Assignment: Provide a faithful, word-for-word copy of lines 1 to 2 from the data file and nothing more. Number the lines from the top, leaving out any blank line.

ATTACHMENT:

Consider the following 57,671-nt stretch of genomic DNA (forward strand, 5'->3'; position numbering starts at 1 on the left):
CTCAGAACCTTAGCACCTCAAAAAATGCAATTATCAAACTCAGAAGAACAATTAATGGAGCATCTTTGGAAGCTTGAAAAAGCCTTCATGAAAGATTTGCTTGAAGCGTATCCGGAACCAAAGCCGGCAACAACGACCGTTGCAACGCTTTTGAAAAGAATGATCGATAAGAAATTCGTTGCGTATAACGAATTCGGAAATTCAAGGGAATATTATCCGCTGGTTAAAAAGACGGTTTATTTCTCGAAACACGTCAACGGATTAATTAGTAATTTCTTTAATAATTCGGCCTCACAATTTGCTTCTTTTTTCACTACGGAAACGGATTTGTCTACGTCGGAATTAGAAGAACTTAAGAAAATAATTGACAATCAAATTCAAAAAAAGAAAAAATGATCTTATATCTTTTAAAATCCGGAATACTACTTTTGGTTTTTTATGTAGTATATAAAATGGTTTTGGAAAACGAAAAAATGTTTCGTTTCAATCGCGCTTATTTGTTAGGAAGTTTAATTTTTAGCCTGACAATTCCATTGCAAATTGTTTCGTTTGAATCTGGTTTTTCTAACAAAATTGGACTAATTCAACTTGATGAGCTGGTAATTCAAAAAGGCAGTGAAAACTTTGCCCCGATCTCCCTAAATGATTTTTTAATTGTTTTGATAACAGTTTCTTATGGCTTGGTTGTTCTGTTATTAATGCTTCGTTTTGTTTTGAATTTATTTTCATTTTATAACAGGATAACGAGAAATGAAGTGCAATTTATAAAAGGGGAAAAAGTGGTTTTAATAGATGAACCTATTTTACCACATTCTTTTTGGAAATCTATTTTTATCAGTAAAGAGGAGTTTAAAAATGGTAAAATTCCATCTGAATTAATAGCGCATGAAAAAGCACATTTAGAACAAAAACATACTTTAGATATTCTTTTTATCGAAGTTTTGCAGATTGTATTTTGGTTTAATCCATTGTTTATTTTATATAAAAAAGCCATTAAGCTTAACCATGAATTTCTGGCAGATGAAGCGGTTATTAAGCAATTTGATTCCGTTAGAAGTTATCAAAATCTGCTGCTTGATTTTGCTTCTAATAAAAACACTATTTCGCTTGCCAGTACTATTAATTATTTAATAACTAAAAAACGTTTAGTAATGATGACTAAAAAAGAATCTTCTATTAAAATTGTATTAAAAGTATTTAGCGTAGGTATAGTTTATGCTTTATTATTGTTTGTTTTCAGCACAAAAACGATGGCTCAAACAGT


Consider the following 57,671-nt stretch of genomic DNA (forward strand, 5'->3'; position numbering starts at 1 on the left):
CTCAGAACCTTAGCACCTCAAAAAATGCAATTATCAAACTCAGAAGAACAATTAATGGAGCATCTTTGGAAGCTTGAAAAAGCCTTCATGAAAGATTTGCTTGAAGCGTATCCGGAACCAAAGCCGGCAACAACGACCGTTGCAACGCTTTTGAAAAGAATGATCGATAAGAAATTCGTTGCGTATAACGAATTCGGAAATTCAAGGGAATATTATCCGCTGGTTAAAAAGACGGTTTATTTCTCGAAACACGTCAACGGATTAATTAGTAATTTCTTTAATAATTCGGCCTCACAATTTGCTTCTTTTTTCACTACGGAAACGGATTTGTCTACGTCGGAATTAGAAGAACTTAAGAAAATAATTGACAATCAAATTCAAAAAAAGAAAAAATGATCTTATATCTTTTAAAATCCGGAATACTACTTTTGGTTTTTTATGTAGTATATAAAATGGTTTTGGAAAACGAAAAAATGTTTCGTTTCAATCGCGCTTATTTGTTAGGAAGTTTAATTTTTAGCCTGACAATTCCATTGCAAATTGTTTCGTTTGAATCTGGTTTTTCTAACAAAATTGGACTAATTCAACTTGATGAGCTGGTAATTCAAAAAGGCAGTGAAAACTTTGCCCCGATCTCCCTAAATGATTTTTTAATTGTTTTGATAACAGTTTCTTATGGCTTGGTTGTTCTGTTATTAATGCTTCGTTTTGTTTTGAATTTATTTTCATTTTATAACAGGATAACGAGAAATGAAGTGCAATTTATAAAAGGGGAAAAAGTGGTTTTAATAGATGAACCTATTTTACCACATTCTTTTTGGAAATCTATTTTTATCAGTAAAGAGGAGTTTAAAAATGGTAAAATTCCATCTGAATTAATAGCGCATGAAAAAGCACATTTAGAACAAAAACATACTTTAGATATTCTTTTTATCGAAGTTTTGCAGATTGTATTTTGGTTTAATCCATTGTTTATTTTATATAAAAAAGCCATTAAGCTTAACCATGAATTTCTGGCAGATGAAGCGGTTATTAAGCAATTTGATTCCGTTAGAAGTTATCAAAATCTGCTGCTTGATTTTGCTTCTAATAAAAACACTATTTCGCTTGCCAGTACTATTAATTATTTAATAACTAAAAAACGTTTAGTAATGATGACTAAAAAAGAATCTTCTATTAAAATTGTATTAAAAGTATTTAGCGTAGGTATAGTTTATGCTTTATTATTGTTTGTTTTCAGCACAAAAACGATGGCTCAAACAGT